Bailey Rangefinder Nebula: Video Review
The new Bailey Rangefinder Nebula is locally designed and built, making it an ideal companion for Australia’s unique conditions.
On first glance, there’s no mistaking the Nebula for a Bailey. The angular, all-fibreglass body with its gently-sloped, one-piece, three-window facade and long, flat roof is a signature look of Britain’s most popular caravans. But a closer look reveals this is simply the ultra-strong shell for a uniquely-Australian caravan.
DESIGN & CONSTRUCTION
The new, quad-locking Dometic security door with its separate security screen is the first giveaway, along with the large Dometic roll-out awning, folding aluminium step and the distinctive 360° digital UFO-X TV antenna. But if you put the British and Aussie Baileys side-by-side you would see the more significant differences.
For a start, while the Rangefinder utilises the same patented Alu-Tech shell construction of interlocking aluminium extrusions cloaked in 35mm-thick fibreglass composite body panels, it is nearly 6in wider than its UK counterpart at 2.49m (8ft 2in). This has necessitated distinctive new front and rear impact-resistant lower body mouldings made out of Bear-X in its first Australian caravan application. Full tunnel boots, front and rear, are other features exclusive to this new Rangefinder that allow you to easily access your camping essentials from the outside.
But you need to lower your gaze to the Nebula’s underpinnings to really understand how this Bailey has become a ‘true blue’ Aussie. The meaty, locally designed and sourced Australian steel Austrail RV DuraGal chassis is the first giveaway. Topped, in the case of the prototype reviewed, by an optional Vehicle Components DO35 offroad hitch, it looks more than up to the task of carrying this large 6.93m (22ft 9in) caravan across the cocktail of road surfaces that local caravans encounter.
Even more reassuring is that the drawbar on all Rangefinder models is being upsized from the prototype’s 100x50mm beam size to the 150x50mm dimensions normally seen on dedicated offroad caravans – surely more than adequate for an on-road van with a total permissible laden weight of less than 2500kg!
Look underneath and you’ll be doubly impressed by the Nebula’s standard Australian seven-leaf spring, tandem-axle suspension. Locally designed and manufactured Vehicle Components independent tandem coil spring and shock absorber Country Road Suspension is an option. Standard wheels are 15in alloy, shod with 205/70R15 Light Truck tyres, with wider 235/75 treads an option.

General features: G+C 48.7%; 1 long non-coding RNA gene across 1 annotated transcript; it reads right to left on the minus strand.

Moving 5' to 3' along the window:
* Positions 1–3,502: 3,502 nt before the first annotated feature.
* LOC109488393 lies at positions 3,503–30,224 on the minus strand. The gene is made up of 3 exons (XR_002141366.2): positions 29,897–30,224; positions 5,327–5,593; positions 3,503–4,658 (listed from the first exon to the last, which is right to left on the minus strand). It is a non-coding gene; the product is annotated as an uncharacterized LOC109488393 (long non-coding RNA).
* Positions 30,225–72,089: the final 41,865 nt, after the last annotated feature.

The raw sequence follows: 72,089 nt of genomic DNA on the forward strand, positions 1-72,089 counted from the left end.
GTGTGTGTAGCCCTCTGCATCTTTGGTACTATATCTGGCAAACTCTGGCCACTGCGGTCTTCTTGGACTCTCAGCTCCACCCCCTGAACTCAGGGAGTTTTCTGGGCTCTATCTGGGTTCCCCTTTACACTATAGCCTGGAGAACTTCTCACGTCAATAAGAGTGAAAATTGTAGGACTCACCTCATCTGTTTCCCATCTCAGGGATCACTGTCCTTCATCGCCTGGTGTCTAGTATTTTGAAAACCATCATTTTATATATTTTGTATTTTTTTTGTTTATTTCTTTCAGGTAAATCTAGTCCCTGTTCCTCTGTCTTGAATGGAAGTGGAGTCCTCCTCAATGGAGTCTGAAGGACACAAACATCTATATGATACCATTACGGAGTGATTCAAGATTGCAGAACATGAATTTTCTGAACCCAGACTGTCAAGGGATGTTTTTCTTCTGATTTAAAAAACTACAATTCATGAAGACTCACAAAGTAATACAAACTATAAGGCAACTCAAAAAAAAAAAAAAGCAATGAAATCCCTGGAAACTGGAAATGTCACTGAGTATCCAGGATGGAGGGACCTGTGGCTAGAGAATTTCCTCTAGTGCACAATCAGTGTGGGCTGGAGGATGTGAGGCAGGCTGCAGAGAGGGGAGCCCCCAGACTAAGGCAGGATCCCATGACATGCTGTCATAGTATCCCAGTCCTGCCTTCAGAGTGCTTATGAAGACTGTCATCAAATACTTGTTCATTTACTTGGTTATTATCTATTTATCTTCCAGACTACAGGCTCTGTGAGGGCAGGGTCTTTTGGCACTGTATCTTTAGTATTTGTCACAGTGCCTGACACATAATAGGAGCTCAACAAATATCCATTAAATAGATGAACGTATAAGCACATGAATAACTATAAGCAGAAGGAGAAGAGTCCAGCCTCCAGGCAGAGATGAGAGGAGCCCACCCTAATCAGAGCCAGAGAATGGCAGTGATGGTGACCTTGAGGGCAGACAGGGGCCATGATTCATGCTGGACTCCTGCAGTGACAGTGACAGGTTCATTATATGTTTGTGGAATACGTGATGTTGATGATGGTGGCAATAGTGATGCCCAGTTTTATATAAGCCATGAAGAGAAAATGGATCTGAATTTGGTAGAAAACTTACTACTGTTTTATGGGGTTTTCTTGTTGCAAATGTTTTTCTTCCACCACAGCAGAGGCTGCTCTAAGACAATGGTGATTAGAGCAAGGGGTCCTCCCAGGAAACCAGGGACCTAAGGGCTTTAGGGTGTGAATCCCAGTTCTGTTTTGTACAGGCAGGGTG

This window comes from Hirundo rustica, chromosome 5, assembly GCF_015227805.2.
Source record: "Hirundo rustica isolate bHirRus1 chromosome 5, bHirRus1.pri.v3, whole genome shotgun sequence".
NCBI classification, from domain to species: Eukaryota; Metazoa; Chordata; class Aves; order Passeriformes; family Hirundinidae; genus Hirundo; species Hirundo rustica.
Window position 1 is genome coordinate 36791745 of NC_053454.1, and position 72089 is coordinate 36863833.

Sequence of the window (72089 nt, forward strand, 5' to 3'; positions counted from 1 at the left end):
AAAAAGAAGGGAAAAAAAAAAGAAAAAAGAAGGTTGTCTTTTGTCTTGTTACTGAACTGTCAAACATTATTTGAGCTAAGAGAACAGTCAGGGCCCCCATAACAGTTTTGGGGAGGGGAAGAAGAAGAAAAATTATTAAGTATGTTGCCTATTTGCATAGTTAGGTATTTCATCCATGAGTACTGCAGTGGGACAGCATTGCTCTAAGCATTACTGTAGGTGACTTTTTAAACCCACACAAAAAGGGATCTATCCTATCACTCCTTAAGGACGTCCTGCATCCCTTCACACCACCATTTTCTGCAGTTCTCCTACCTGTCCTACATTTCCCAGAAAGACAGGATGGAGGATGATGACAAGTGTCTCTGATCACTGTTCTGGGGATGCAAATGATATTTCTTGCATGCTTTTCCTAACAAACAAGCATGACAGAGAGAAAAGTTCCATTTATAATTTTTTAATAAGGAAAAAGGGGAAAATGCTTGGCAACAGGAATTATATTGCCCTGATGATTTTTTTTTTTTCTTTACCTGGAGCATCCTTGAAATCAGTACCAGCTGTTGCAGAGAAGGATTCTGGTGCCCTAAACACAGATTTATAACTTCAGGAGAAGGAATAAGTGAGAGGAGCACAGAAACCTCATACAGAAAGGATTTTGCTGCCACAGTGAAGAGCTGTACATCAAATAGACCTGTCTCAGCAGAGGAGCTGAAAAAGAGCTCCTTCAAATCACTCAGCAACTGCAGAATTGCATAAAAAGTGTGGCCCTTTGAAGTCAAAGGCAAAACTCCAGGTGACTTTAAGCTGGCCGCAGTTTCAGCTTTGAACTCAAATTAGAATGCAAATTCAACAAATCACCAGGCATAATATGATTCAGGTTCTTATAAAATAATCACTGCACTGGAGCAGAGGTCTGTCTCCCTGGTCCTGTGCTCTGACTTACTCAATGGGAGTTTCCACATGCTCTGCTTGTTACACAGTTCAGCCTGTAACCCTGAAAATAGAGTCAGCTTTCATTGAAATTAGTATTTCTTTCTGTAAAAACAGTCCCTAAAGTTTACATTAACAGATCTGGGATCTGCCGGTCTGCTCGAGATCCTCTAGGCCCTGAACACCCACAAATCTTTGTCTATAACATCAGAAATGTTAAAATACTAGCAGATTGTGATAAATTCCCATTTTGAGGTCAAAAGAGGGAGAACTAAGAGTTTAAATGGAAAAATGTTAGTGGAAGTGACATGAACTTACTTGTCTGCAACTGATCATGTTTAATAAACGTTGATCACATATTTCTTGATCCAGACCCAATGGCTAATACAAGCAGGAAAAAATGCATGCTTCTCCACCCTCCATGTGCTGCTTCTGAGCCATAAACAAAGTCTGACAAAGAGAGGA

There’s also some surprises up the back; the first being the wind-down spare wheel, tucked neatly away above the axle line, while the other is the fibreglass skin that protects the entire under-floor from water and stone-strike – a first on an Australian caravan. Look harder and you will see the twin 105L fresh water tanks tucked above the axle out of stone’s way. Offering a 210L capacity, they are wedge-shaped to ensure that every last litre of fresh water can be harvested from them.
The other thing those accustomed to looking under caravans will note is that there is much less chassis steel than the average large local caravan. This is because the massive 44mm-thick insulated floor used in the Bailey five-part body also serves as an important structural aspect of the caravan, reducing the amount of steel bracing beneath. Impressively, this combination of floor and chassis has resulted in an average saving of around 400kg in Bailey Rangefinder models over an equivalent-sized and conventionally-built Australian caravan, with no loss of structural integrity.
HITS & MISSES
- Huge front ‘entertainer’ lounge
- Clever layout
- Proven build strength
- Lightweight construction
- Larger than usual payload
- Only one AGM battery as standard
- No roof-mounted solar panel
- Fixing for lower cupboard hinges didn’t last the journey
BAILEY RANGEFINDER NEBULA SPECS
Weights and measures
- Overall length 8.42m (27ft 8in)
- External body length 6.93m (22ft 9in)
- External body width 2.49m (8ft 2in)
- Travel height 2.88m (9ft 5in)
- Internal height 1.96m (6ft 5in)
- Tare 1970kg
- ATM 2470kg
- Ball weight 160kg
- Frame Patented structural Alu-Tech interlocking aluminium extrusion
- Cladding Body panels with waterproof and impact resistant fibreglass outer skin; fibreglass under-floor sheeting for water and stone protection
- Chassis Austrail DuraGal 100x50mm steel
- Suspension Roller-rocker seven-leaf spring tandem with Dexter axles
- Brakes 10in Dexter electric
- Wheels/tyres Alloy 15in with 205/70R15 Light Truck tyres
- Water 2x105L
- Battery 1x100Ah deep-cycle
- Solar Provision only
- Air-conditioner Dometic FreshJet 3200
- Gas 2x9kg
- Sway control Dexter Sway Control
- Cooking Thetford Minigrill Mk3 combo four-burner cooktop with grill
- Microwave Sphere 900W
- Fridge Thetford 185L three-way
- Toilet Thetford cassette
- Shower Full-height, one-piece moulded fibreglass
- Lighting LED strip lighting
- Hot water 23L Atwood gas/electric
- Heating Truma E2400 (gas optional)
- Front stone cover ($1000); Dexter Sway Control ($1100); leather upholstery ($2500); Vehicle Components DO35 offroad hitch ($399)
Price as shown
The full test appears in Caravan World #544 December 2015. Subscribe today for the latest caravan reviews and news every month!